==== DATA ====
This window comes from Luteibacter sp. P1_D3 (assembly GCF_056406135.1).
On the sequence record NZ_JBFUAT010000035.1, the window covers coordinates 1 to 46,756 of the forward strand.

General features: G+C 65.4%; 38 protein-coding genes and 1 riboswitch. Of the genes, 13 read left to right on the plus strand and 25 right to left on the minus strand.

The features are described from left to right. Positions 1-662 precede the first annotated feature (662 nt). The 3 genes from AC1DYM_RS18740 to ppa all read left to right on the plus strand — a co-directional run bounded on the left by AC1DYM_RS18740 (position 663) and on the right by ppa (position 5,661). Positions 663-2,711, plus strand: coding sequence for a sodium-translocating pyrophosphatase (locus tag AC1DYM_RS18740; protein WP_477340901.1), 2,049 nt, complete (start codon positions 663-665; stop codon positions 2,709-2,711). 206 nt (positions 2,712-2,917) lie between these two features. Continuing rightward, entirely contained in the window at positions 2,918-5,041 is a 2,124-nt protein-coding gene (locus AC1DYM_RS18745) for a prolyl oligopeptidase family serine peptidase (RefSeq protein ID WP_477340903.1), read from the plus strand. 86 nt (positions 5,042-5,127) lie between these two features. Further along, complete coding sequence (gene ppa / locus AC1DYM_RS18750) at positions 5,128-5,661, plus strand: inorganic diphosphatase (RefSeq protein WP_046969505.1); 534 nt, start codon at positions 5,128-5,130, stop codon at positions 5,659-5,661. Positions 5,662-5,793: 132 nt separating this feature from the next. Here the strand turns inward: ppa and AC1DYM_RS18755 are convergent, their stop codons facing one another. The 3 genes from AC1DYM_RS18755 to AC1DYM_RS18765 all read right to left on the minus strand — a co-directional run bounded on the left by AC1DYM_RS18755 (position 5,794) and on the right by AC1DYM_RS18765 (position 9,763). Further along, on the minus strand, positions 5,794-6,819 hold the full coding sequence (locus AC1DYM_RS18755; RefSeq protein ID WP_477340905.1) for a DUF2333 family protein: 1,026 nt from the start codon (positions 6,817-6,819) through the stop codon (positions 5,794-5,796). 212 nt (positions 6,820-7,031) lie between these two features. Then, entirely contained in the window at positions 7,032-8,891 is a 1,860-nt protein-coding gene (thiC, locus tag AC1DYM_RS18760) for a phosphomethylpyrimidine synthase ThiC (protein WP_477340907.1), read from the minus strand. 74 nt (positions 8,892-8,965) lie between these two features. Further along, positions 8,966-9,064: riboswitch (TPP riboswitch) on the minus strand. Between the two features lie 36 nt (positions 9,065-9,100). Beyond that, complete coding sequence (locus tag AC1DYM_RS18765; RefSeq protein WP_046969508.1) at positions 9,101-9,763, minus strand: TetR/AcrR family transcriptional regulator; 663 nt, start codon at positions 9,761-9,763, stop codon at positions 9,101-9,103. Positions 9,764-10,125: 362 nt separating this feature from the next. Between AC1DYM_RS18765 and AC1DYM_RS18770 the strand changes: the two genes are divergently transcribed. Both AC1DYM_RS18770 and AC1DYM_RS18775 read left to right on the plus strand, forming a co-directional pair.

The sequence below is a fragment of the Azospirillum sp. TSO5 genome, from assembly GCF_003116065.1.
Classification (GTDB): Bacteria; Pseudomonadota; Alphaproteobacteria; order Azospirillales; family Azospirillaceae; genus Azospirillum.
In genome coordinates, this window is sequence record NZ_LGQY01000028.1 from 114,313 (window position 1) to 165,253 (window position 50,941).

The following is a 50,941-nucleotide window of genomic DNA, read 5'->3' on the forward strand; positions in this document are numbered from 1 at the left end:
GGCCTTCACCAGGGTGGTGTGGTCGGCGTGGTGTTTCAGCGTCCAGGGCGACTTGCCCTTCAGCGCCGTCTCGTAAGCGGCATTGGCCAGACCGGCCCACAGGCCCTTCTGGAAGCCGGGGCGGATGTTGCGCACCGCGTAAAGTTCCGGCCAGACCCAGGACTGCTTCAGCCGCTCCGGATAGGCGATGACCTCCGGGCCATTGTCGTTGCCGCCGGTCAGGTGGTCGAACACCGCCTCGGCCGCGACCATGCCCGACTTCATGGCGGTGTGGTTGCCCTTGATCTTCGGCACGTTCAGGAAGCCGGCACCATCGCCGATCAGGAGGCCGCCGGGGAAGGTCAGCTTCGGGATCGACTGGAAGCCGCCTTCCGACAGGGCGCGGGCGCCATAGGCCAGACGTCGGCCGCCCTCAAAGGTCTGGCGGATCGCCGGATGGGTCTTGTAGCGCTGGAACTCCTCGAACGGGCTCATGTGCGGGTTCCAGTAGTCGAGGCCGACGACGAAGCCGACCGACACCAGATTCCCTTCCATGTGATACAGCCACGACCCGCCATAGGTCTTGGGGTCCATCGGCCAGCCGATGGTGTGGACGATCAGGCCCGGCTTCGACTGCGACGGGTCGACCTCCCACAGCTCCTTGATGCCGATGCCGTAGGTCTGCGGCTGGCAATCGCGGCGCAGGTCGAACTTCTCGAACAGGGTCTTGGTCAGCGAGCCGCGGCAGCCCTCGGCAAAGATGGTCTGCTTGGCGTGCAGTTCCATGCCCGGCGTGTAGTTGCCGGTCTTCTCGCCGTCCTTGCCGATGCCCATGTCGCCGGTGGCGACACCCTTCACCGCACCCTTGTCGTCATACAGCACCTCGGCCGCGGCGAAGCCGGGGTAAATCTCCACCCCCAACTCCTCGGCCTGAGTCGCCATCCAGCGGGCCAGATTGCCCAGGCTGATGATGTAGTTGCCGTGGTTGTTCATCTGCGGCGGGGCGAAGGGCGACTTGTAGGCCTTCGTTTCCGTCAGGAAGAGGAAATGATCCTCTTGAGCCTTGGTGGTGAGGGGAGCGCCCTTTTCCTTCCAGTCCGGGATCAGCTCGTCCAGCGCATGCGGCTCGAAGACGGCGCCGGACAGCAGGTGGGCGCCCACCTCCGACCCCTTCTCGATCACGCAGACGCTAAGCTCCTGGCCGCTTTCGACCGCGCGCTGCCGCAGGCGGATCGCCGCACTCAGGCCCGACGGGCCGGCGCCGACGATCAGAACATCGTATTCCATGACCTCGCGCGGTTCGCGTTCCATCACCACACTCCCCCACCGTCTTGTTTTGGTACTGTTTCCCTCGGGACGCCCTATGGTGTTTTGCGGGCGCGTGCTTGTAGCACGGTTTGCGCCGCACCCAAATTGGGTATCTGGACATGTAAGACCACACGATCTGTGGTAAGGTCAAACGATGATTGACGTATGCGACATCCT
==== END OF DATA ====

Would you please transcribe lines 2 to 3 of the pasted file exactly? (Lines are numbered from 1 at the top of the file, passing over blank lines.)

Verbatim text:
On the sequence record NZ_JBFUAT010000035.1, the window covers coordinates 1 to 46,756 of the forward strand.

General features: G+C 65.4%; 38 protein-coding genes and 1 riboswitch. Of the genes, 13 read left to right on the plus strand and 25 right to left on the minus strand.